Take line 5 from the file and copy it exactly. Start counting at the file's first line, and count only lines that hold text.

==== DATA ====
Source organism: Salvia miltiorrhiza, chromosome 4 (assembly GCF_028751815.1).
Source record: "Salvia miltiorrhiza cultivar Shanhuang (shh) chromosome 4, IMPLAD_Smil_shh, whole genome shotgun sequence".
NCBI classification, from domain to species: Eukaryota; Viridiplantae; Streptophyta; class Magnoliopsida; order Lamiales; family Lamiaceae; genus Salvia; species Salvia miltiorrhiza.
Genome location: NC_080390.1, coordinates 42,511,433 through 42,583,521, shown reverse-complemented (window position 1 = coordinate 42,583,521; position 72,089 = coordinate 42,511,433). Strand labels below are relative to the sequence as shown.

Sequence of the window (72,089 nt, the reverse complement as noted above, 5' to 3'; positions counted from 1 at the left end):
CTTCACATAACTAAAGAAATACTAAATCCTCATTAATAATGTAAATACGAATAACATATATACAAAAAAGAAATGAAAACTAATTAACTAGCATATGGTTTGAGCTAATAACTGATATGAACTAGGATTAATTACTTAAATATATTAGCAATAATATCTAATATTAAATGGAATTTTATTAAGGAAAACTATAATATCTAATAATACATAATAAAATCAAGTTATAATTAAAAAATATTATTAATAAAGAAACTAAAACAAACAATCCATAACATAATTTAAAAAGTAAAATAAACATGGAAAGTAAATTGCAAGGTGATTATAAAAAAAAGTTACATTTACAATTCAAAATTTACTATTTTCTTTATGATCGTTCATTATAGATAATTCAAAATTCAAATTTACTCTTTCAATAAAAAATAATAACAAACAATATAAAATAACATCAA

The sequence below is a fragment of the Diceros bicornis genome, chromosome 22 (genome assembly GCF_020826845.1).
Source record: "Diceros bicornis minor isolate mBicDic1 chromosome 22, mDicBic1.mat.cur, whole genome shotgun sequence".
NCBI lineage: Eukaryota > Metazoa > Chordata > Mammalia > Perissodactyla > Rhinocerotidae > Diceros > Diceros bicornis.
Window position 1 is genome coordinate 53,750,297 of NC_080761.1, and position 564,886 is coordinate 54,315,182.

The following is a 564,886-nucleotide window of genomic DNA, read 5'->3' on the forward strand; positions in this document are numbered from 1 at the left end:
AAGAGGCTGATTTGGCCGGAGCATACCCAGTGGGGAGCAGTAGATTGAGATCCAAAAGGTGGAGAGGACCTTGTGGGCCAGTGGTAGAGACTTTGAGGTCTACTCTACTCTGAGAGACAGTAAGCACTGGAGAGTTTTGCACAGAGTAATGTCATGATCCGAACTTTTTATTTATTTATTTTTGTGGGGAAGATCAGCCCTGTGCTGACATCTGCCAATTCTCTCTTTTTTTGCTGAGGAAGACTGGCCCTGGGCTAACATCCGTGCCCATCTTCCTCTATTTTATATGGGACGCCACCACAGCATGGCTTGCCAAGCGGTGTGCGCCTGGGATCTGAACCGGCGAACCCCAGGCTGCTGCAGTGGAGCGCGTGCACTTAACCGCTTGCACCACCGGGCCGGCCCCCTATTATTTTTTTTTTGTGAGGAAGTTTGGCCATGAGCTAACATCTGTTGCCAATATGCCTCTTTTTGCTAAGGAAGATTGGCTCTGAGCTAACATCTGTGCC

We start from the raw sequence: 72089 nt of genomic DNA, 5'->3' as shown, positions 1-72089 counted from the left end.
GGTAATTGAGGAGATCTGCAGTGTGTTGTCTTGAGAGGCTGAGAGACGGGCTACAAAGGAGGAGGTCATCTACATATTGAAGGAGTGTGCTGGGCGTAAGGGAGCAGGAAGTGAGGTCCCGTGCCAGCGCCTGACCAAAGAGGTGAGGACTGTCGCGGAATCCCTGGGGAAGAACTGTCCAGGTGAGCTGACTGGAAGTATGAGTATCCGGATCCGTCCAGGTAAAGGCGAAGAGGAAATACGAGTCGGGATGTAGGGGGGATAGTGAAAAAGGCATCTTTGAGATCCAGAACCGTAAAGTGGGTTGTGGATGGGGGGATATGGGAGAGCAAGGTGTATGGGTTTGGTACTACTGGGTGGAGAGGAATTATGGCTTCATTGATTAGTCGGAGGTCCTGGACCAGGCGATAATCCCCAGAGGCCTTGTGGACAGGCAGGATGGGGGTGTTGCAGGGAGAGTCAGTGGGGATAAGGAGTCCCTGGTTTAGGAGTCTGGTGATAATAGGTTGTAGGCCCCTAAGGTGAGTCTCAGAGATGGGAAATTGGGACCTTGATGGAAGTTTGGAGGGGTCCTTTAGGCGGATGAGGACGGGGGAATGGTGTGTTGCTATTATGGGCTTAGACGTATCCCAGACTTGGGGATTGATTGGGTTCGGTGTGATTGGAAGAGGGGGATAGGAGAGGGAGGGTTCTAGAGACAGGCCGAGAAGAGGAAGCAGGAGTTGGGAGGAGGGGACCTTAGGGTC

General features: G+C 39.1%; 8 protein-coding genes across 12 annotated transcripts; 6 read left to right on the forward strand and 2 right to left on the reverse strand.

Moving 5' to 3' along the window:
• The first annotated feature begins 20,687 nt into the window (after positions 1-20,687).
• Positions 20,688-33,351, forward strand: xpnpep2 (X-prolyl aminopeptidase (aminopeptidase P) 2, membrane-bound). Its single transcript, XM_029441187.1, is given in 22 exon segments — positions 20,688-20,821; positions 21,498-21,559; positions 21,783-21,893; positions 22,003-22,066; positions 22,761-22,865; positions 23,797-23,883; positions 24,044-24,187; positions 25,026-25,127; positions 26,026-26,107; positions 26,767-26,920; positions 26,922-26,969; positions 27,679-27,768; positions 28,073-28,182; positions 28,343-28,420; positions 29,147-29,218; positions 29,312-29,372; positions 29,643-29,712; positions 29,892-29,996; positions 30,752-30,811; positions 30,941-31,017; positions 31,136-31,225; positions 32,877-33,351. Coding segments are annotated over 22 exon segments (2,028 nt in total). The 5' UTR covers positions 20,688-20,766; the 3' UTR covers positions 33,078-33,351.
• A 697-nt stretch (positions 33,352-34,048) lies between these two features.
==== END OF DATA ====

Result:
Sequence of the window (72,089 nt, the reverse complement as noted above, 5' to 3'; positions counted from 1 at the left end):